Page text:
I was recently honoured to be asked to return to my former university – The University of Huddersfield – to speak to current students as part of Huddersfield DigiFest 2014. As Patrick Stewart is the chancellor of the university I tell anyone who will listen – which isn't many – that I am a proud graduate of Professor Xaviers School for Gifted Youngsters.
Whilst it was nice to see how my alma mater has changed over the years since I graduated, catch up with some former lecturers and for once be encouraged to talk in a lecturer theatre rather than being kicked out for doing so, my visit had a purpose. I was asked to discuss why current students should consider digital as a career. Aside from spending all day on Buzzfeed and calling it research, it really is a great career choice.
Variety is the spice of life
I can't speak for everyone, but one of the great things about working in our industry is that every day is different, it's fast paced and it can literally change overnight. What works in digital today may not work – or worse, actually be damaging – tomorrow. This means that you have to stay on your toes and never stop learning.
I loved student life, no doubt about it. However, sadly, those days do come to an end and the reality of needing a job starts to hit. It's no secret that finding a graduate job is tough. In 2013 there were on average 85 applications for every graduate job. But as the digital sector is growing so fast, it also means there are more jobs created in the sector. Following my session at Huddersfield, Andrew Stainton, Placements Officer at Huddersfield Business School, said that of the marketing placements currently being advertised every single one had a digital element to them.
This trend is going to continue. It's hardly earth shattering to point out that the internet is not going anywhere and its humble bloggers firmly believe that the lines between what is traditional marketing and what is digital are becoming blurred.
By looking at digital, graduates are widening their job pool, and also gaining valuable experience for their future careers. It was interesting to note that the current students had a much stronger grasp of SEO than I had whilst studying, which is a credit to the staff at Huddersfield who have obviously spotted it's a growth area for graduate employment.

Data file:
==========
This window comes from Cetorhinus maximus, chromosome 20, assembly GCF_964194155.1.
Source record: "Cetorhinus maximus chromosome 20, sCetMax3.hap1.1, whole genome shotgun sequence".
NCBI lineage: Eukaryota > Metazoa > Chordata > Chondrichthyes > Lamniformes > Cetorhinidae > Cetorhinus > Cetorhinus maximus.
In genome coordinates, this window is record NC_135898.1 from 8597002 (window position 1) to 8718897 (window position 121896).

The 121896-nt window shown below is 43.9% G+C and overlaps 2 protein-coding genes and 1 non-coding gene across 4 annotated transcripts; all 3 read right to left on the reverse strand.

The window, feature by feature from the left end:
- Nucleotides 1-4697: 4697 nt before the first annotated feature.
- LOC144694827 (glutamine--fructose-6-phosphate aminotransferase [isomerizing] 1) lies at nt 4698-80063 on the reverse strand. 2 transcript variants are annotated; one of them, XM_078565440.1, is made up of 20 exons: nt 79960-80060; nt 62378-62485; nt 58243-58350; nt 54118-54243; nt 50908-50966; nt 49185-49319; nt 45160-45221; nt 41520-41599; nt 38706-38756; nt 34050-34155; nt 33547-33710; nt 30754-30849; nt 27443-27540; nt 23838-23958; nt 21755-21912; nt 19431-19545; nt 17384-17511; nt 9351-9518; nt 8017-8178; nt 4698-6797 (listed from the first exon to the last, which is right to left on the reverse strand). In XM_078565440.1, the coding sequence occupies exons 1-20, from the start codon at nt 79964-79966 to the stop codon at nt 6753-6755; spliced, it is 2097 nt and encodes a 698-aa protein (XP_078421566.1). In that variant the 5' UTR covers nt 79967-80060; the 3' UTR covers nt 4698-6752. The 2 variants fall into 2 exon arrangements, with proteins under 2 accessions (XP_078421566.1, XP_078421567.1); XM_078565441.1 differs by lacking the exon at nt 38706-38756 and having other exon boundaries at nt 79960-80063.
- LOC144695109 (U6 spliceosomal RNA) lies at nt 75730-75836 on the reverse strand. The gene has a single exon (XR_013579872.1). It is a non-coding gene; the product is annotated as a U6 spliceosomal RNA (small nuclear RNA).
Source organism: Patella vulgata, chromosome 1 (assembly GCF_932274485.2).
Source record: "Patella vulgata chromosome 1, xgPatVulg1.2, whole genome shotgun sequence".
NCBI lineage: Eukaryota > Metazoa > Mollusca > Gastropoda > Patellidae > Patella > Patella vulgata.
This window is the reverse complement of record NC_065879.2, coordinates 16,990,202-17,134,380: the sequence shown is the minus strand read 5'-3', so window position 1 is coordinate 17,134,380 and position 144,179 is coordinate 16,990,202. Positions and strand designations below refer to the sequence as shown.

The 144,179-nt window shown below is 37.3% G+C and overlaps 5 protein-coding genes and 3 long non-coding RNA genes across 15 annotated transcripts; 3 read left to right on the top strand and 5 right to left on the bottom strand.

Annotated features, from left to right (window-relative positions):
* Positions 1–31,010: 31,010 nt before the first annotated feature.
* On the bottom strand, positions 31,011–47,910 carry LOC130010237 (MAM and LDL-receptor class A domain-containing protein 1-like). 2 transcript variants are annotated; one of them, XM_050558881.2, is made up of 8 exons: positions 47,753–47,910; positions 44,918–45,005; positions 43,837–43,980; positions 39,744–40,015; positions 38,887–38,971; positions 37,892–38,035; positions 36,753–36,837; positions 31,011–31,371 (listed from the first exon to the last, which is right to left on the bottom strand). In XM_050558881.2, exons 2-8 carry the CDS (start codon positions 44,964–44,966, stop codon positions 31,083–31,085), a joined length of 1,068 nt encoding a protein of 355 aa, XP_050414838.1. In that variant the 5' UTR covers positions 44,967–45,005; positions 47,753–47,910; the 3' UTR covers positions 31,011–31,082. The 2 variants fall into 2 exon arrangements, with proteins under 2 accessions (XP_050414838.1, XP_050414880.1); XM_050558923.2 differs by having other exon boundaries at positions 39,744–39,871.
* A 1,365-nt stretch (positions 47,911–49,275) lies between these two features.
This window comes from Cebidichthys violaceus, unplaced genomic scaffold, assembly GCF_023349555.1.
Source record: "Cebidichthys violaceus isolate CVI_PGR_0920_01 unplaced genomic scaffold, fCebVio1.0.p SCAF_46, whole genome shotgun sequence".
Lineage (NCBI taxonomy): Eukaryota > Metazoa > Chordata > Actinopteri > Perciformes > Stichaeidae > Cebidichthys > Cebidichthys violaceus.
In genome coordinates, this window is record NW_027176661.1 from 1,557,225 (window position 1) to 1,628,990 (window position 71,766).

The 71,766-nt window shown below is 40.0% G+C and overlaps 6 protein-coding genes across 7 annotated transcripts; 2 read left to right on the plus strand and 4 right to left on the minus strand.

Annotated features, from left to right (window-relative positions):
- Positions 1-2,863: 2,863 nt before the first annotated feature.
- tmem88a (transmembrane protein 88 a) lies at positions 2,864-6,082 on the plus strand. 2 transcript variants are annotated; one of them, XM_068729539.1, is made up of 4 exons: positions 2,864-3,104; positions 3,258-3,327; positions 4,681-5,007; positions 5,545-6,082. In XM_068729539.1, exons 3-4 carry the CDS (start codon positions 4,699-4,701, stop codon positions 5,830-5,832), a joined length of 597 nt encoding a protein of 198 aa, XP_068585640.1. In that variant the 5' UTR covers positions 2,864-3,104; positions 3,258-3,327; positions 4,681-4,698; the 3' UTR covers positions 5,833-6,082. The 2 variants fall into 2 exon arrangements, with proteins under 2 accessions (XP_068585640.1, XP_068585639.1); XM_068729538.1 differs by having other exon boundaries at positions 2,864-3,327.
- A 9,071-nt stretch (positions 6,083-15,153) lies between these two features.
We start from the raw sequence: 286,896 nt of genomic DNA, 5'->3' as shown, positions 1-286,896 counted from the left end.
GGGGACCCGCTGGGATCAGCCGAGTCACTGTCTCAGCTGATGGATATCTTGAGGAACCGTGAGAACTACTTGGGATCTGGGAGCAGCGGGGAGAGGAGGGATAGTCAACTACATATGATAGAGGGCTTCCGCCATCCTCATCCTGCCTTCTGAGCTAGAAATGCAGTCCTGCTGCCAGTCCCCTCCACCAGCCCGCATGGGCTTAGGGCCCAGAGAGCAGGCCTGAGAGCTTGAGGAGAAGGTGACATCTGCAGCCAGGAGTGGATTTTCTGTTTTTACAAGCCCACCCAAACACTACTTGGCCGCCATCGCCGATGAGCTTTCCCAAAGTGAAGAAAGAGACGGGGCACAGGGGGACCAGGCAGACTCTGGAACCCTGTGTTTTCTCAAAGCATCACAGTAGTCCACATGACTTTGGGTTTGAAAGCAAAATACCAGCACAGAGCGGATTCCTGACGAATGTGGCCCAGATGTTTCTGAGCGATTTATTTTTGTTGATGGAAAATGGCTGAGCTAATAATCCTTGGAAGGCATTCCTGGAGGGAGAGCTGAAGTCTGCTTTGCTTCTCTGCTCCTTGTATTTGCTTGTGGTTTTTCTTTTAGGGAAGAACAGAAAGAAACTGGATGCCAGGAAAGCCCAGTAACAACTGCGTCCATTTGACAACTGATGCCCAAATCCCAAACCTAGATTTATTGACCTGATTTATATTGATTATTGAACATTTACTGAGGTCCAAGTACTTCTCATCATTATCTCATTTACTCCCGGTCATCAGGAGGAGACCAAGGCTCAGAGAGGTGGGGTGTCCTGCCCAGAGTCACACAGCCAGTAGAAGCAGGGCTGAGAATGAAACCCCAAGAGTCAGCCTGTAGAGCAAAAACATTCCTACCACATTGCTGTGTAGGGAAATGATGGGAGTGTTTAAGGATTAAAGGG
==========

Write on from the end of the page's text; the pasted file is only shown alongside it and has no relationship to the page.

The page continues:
We're a creative bunch here at Search Laboratory. However, were not just creative for the sake of being creative. We do the research first to know that our ideas are going to work. This means one of the key things we look for in recruits within the SEO team is to be able to demonstrate both creativity and analytical thinking.
Whilst many job descriptions across industries offer such things, how many actually deliver? Because of this, it really does open a lot of doors for different types of people and experiences. The team at Search Labs includes former journalists, recent graduates, a former professional golfer, videographers, ex-teachers and just about everybody in between.
Dont just take my word for it...
I asked some of my brilliant colleagues to sum up in one sentence why they enjoy working in digital:
Charlotte Shearman, Content and Online PR Executive: "The best thing about working in digital marketing is feeling like you are part of an exciting industry which is only going to get bigger and more integral to the way in which people communicate, process information and tell stories."
Jonathan Dempster, SEO Account Manager: "I like how we work with a huge range of firms in different industries every day, understanding how they operate in the market."
Louise Fletcher, Content and Online PR Executive: "I love the fact I am given the chance to be creative within my role. Both in terms of problem solving but also creating content for my clients."
Sean McMahon, Content and Online PR Executive: "Its great creating mutually beneficial relationships with journalists and bloggers in which you can both provide each other with interesting info and content for current and future projects."
James Bentham, SEO Account Manager: "I like the dynamic nature of digital and the opportunity to implement effective strategies for companies ranging in size from SMEs to multinationals."
Tess Brumwell-Gaze, Content and Online PR Executive: "Its such a fast-paced industry that no one day is the same!"
Ryan Jones, PPC Manager: "I enjoy the variety that comes from working on a broad range of clients in a constantly changing industry, and the fact that PPC frequently combines elements from both sides of my maths and programming degree."